Should you rent or buy a home? Use the ‘BURL’ Rule to Avoid Financial Regret, Says the Real Estate Investor

When it comes to maximizing your lifestyle and net worth, the question “should I rent or buy” is one of the most controversial. Even if you already own your own home or apartment, it is a good idea to regularly consider whether living there is the best move.

Taking on debt to buy is always a gamble. But if you go this route, your goal will be to use debt to live a better life than you would if you had to pay cash. The first years after borrowing debt to buy a home are usually the riskiest.

In contrast, the return on the rent you pay is essentially zero. Yes, for the rent you get a place to stay. But you have little chance To build property rights.

BURL: The rest of the real estate investment rules to follow

As a real estate investor, I always recommend using the “BURL” rule – which stands for “buy utilities, rent luxury properties” – to avoid financial regret.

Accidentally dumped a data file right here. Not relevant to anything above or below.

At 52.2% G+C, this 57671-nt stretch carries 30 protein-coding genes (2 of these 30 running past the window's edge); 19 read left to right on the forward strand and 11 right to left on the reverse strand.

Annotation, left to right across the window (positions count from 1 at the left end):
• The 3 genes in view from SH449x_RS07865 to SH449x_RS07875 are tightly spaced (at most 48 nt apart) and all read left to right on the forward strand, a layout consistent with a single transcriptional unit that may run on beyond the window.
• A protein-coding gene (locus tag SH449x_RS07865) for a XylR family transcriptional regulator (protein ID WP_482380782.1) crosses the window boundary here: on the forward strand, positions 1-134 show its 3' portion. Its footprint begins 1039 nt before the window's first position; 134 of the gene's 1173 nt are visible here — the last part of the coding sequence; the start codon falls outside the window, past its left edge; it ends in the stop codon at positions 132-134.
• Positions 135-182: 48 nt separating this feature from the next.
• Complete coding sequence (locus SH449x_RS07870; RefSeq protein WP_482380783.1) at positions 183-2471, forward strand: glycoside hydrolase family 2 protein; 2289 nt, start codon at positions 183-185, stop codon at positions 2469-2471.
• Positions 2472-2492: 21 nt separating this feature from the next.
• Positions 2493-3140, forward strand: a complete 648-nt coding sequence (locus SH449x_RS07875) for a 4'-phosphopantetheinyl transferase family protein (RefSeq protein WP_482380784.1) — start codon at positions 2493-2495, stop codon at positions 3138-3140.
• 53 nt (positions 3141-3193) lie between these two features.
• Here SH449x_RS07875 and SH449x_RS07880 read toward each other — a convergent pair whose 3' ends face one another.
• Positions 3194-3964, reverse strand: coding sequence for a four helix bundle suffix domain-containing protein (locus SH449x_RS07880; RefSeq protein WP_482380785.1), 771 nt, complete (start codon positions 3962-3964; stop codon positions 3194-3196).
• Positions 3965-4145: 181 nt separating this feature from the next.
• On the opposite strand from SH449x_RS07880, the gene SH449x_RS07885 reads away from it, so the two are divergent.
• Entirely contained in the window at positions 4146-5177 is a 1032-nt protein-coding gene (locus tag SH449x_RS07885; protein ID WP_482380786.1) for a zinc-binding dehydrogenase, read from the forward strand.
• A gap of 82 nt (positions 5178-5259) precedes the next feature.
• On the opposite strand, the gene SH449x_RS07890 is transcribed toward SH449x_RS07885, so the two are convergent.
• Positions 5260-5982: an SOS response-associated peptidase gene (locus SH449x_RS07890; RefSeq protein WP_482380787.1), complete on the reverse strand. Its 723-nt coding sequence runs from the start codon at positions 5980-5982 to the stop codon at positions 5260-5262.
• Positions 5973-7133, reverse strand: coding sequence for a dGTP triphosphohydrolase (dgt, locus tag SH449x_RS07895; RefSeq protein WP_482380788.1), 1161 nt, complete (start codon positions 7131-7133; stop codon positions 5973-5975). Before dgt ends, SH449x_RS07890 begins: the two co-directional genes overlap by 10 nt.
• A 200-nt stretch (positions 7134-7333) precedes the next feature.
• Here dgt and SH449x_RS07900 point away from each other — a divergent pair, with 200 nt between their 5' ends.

Utility can be defined as something that you absolutely need, with very little unused space. Luxury is something beyond what you need, like an empty third bedroom, a huge balcony, and a backyard with a swimming pool.

BURL helps you realize that the true cost of living in a home you own isn’t just the money you spent living there. It is the opportunity cost of not renting it at the market rate.

A case study of the BURL . rule

I once knew a couple in San Francisco who decided to downsize once they realized they could rent out their 2,600-square-foot, four-bedroom, three-bathroom home for $7,500 a month.

Before the pandemic, they purchased a second, smaller home in a less central location at 40% less cost than they paid for the first home. Their new home held a $3,000 mortgage and could be rented out for $4,500 a month.

For them, a smaller house with a rental value of $4,500 was more in line with their budget and family size. So they rented out their old home for $7,500 a month and boosted their monthly cash flow by at least $3,000.